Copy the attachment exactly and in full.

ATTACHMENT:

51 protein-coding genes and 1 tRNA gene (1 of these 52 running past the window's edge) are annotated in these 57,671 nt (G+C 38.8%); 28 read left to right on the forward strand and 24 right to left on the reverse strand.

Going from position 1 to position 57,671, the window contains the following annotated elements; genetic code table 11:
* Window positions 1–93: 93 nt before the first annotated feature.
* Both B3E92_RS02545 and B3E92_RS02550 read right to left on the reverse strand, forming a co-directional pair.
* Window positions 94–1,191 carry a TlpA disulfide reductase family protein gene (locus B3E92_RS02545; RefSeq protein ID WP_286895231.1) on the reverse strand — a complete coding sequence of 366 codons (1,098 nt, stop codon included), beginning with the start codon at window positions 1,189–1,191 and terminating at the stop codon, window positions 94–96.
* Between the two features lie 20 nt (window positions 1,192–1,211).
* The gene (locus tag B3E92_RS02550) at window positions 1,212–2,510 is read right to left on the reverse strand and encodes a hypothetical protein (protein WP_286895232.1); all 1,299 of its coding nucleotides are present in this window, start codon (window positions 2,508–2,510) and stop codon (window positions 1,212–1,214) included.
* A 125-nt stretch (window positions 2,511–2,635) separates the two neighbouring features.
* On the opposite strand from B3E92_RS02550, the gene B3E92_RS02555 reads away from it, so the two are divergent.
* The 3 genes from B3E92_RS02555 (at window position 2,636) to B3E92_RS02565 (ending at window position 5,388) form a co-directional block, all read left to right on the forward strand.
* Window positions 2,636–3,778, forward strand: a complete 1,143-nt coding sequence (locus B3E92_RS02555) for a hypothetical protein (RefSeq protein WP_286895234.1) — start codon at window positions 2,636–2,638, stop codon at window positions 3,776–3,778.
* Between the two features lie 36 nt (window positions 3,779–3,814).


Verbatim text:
51 protein-coding genes and 1 tRNA gene (1 of these 52 running past the window's edge) are annotated in these 57,671 nt (G+C 38.8%); 28 read left to right on the forward strand and 24 right to left on the reverse strand.

Going from position 1 to position 57,671, the window contains the following annotated elements; genetic code table 11:
* Window positions 1–93: 93 nt before the first annotated feature.
* Both B3E92_RS02545 and B3E92_RS02550 read right to left on the reverse strand, forming a co-directional pair.
* Window positions 94–1,191 carry a TlpA disulfide reductase family protein gene (locus B3E92_RS02545; RefSeq protein ID WP_286895231.1) on the reverse strand — a complete coding sequence of 366 codons (1,098 nt, stop codon included), beginning with the start codon at window positions 1,189–1,191 and terminating at the stop codon, window positions 94–96.
* Between the two features lie 20 nt (window positions 1,192–1,211).
* The gene (locus tag B3E92_RS02550) at window positions 1,212–2,510 is read right to left on the reverse strand and encodes a hypothetical protein (protein WP_286895232.1); all 1,299 of its coding nucleotides are present in this window, start codon (window positions 2,508–2,510) and stop codon (window positions 1,212–1,214) included.
* A 125-nt stretch (window positions 2,511–2,635) separates the two neighbouring features.
* On the opposite strand from B3E92_RS02550, the gene B3E92_RS02555 reads away from it, so the two are divergent.
* The 3 genes from B3E92_RS02555 (at window position 2,636) to B3E92_RS02565 (ending at window position 5,388) form a co-directional block, all read left to right on the forward strand.
* Window positions 2,636–3,778, forward strand: a complete 1,143-nt coding sequence (locus B3E92_RS02555) for a hypothetical protein (RefSeq protein WP_286895234.1) — start codon at window positions 2,636–2,638, stop codon at window positions 3,776–3,778.
* Between the two features lie 36 nt (window positions 3,779–3,814).